There is also a difference between let and const we can assign new values using let but we can't in const but const are mutable meaning. What this means is if the value that we assign to a const is an object we can change the values of those properties but can't reassign a new value to that variable.

43. What are Arrow functions?

โ†‘ Arrow Functions are a new way of making functions in JavaScript. Arrow Functions takes a little time in making functions and has a cleaner syntax than a function expression because we omit the function keyword in making them.

//ES5 Version
var getCurrentDate = function (){
  return new Date();
}

//ES6 Version
const getCurrentDate = () => new Date();
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In this example, in the ES5 Version have function(){} declaration and return keyword needed to make a function and return a value respectively. In the Arrow Function version we only need the () parentheses and we don't need a return statement because Arrow Functions have a implicit return if we have only one expression or value to return.

//ES5 Version
function greet(name) {
  return 'Hello ' + name + '!';
}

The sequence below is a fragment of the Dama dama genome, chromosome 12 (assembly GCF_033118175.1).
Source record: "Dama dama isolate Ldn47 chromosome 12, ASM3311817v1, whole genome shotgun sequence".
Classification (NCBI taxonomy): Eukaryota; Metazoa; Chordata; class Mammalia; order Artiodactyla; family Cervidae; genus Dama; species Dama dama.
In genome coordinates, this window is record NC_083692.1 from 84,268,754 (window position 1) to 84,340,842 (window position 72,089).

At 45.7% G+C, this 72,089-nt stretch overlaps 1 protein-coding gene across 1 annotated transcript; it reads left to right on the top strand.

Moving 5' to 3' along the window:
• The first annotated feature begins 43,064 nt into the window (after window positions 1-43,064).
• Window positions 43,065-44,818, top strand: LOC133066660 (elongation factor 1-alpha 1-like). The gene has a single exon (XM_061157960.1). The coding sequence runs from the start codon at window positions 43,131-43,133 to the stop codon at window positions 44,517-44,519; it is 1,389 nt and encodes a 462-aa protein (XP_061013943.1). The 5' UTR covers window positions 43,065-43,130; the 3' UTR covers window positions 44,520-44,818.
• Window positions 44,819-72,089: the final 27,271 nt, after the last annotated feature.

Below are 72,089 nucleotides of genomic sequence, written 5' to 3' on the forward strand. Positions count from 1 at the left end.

//ES6 Version
const greet = (name) => `Hello ${name}`;
const greet2 = name => `Hello ${name}`;

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We can also parameters in Arrow functions the same as the function expressions and function declarations. If we have one parameter in an Arrow Function we can omit the parentheses it is also valid.

const getArgs = () => arguments

const getArgs2 = (...rest) => rest
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Arrow functions don't have access to the arguments object. So calling the first getArgs func will throw an Error. Instead we can use the rest parameters to get all the arguments passed in an arrow function.

const data = {
  result: 0,
  nums: [1, 2, 3, 4, 5],
  computeResult() {
    // "this" here refers to the "data" object
    const addAll = () => {
      // arrow functions "copies" the "this" value of 
      // the lexical enclosing function
      return this.nums.reduce((total, cur) => total + cur, 0)
    };
    this.result = addAll();
  }
};
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Arrow functions don't have their own this value. It captures or gets the this value of lexically enclosing function or in this example, the addAll function copies the this value of the computeResult method and if we declare an arrow function in the global scope the value of this would be the window object.

44. What are Classes?

โ†‘ Classes is the new way of writing constructor functions in JavaScript. It is syntactic sugar for using constructor functions, it still uses prototypes and Prototype-Based Inheritance under the hood.

   //ES5 Version
   function Person(firstName, lastName, age, address){
      this.firstName = firstName;
      this.lastName = lastName;
      this.age = age;
      this.address = address;
   }

   Person.self = function(){